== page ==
Thursday's announcement that Pennsylvania will expand its Medicaid program brings the country one state closer to the original expansion outlined under Obamacare. But because of the Supreme Court's 2012 decision making the expansion a voluntary program, there are still 23 states that haven't expanded public health insurance to all of their low-income residents.
The expansion in Pennsylvania will add about 500,000 low-income to adults to the Medicaid rolls. According to numbers from the Kaiser Family Foundation, about 281,000 of those people were falling into what's known as the "coverage gap"— people who don't qualify for Medicaid but also don't get subsidies for purchasing insurance on their own, either. About 4.5 million people across the country fall into this coverage gap, according to Kaiser.
State Medicaid programs generally cover some adult populations, like parents and disabled individuals, at varying income levels, but the Affordable Care Act's Medicaid expansion expands eligibility to all low-income adults earning up to 133 percent of the federal poverty level, or about $15,500. Eligibility levels won't change in the states that don't expand, but adults earning above the federal poverty line, or about $11,500, can receive federal subsidies in those states to purchase private insurance on the health insurance exchanges — so they still have a coverage option. This graphic from Kaiser helps illustrate the coverage gap in practice:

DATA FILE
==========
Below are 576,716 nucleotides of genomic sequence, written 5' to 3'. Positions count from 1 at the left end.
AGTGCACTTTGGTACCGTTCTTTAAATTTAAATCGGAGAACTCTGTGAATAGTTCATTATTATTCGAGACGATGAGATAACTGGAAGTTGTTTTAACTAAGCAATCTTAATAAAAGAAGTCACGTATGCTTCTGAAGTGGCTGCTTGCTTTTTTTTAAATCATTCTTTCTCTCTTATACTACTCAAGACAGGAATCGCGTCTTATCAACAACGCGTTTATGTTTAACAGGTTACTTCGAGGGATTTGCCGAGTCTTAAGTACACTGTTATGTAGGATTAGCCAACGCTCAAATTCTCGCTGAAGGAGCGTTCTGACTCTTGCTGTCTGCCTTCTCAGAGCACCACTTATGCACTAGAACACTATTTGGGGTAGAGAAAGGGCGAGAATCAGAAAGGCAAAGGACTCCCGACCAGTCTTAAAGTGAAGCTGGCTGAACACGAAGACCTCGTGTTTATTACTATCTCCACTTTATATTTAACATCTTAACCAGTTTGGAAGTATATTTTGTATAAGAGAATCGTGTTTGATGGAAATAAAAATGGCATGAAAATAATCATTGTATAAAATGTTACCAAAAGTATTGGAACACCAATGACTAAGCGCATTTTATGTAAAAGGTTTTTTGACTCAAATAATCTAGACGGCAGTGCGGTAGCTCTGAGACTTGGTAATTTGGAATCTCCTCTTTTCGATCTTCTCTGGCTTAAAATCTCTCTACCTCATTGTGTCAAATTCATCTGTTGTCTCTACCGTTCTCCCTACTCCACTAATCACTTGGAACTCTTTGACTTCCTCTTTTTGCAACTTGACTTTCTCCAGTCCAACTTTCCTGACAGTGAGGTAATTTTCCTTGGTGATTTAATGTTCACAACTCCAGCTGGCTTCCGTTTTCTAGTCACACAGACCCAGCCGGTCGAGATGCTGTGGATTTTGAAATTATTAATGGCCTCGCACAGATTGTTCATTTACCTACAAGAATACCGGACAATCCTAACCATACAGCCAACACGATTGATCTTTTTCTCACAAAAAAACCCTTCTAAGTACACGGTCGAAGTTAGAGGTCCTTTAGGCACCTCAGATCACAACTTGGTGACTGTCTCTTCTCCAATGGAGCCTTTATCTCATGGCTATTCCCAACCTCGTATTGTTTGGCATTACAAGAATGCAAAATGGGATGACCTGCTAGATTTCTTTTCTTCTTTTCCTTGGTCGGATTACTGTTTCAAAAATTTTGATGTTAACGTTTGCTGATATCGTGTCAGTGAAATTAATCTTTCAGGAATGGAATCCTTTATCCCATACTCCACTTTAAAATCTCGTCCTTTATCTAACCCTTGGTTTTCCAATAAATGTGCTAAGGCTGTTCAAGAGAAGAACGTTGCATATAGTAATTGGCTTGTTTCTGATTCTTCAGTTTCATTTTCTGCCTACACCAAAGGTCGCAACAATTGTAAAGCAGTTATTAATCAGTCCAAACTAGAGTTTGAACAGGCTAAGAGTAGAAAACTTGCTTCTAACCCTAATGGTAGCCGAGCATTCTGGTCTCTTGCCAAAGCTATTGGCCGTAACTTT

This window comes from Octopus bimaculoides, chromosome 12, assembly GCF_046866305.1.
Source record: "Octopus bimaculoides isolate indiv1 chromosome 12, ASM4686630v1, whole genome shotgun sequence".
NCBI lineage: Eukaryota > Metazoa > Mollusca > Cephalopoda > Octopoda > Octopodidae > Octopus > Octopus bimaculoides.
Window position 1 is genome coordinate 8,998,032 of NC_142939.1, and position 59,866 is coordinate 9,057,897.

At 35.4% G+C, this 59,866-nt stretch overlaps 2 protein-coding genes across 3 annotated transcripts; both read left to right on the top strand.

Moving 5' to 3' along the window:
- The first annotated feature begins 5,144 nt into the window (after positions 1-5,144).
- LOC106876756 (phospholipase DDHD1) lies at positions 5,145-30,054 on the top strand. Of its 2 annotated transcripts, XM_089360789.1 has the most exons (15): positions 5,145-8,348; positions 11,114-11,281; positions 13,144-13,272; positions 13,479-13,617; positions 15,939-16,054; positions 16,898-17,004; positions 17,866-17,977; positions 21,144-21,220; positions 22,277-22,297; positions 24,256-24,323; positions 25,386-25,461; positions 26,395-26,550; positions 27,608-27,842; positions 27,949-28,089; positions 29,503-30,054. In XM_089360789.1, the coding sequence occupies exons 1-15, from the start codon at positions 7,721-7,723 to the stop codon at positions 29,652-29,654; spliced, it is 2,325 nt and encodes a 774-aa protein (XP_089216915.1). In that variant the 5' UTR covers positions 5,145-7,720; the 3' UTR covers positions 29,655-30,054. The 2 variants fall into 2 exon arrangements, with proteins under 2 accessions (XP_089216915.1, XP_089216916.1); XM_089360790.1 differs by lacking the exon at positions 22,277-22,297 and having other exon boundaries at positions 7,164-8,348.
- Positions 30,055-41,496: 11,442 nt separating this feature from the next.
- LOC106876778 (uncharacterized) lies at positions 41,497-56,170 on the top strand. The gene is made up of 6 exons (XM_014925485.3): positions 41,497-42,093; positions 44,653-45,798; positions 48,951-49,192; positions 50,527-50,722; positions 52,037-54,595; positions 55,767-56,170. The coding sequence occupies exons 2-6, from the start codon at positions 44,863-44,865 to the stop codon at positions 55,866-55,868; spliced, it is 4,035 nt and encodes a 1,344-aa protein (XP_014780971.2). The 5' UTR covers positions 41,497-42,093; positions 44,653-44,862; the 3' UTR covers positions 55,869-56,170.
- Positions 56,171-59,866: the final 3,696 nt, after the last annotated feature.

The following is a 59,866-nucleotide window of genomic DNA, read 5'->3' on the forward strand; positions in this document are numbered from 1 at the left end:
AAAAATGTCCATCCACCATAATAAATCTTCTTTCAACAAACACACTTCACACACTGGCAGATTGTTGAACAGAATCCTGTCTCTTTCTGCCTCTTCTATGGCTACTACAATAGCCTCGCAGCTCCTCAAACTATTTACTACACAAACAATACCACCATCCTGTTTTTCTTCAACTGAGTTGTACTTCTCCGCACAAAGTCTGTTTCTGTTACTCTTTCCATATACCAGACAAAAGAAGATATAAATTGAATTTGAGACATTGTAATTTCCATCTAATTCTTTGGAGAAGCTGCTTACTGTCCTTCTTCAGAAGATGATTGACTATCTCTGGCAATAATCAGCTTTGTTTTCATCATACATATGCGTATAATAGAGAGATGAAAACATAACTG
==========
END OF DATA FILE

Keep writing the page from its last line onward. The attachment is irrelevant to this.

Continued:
According to Kaiser's figures, Pennsylvania had one of the largest coverage gaps of any state that hadn't yet expanded Medicaid. It trailed only Texas (1.05 million), Florida (763,890), Georgia (409,350), and North Carolina (318,710). Texas Gov. Rick Perry isn't going to expand, and his likely successor also strongly opposes the expansion. Competitive governor races in Florida and Georgia this year could improve the prospects for expansion if Democratic candidates win. North Carolina Gov. Pat McCrory hasn't shown any signs that he's reconsidering his opposition to the expansion, as the state is involved in a pretty major overhaul of its existing Medicaid program.
There are other states, though, that appear to be on the cusp of following in Pennsylvania's footsteps.
The most likely candidate is Indiana, which has asked the federal government to approve an expansion plan levering an existing a state program using a health savings account model. If approved, that could eliminate a coverage gap of about 181,930 people, according to the Kaiser figures.
Tennessee Gov. Bill Haslam — who's been exploring Medicaid options for more than a year — told local reporters on Thursday that he could submit an expansion plan this fall. That could close a coverage gap affecting 161,650 people, but the Republican-controlled state legislature could oppose the effort.
Virginia Gov. Terry McAulifffe (D) also has a legislative headache on his hands. After the legislature rejected expansion plans this summer, McAuliffe offered vague overtures about exploring options to act unilaterally to expand coverage. Republican lawmakers have called for a special session in September to consider the expansion, which would close a coverage gap affecting 190,840 people.
Utah Gov. Gary Herbert (R) is trying to get an expansion deal done with the feds by the end of September, which would make 57,850 residents eligible for coverage. There are reportedly some sticking points in the negotiations with the Obama administration — particularly Herbert's proposal to attach work requirements to the expansion — but the state's Republican-controlled legislature could be Herbert's biggest obstacle.
And in Wyoming, Gov. Matt Mead (R) last week said he expects to offer potential Medicaid expansion plans to the legislature when it convenes in January. That would mean another 17,390 people no longer in the coverage gap.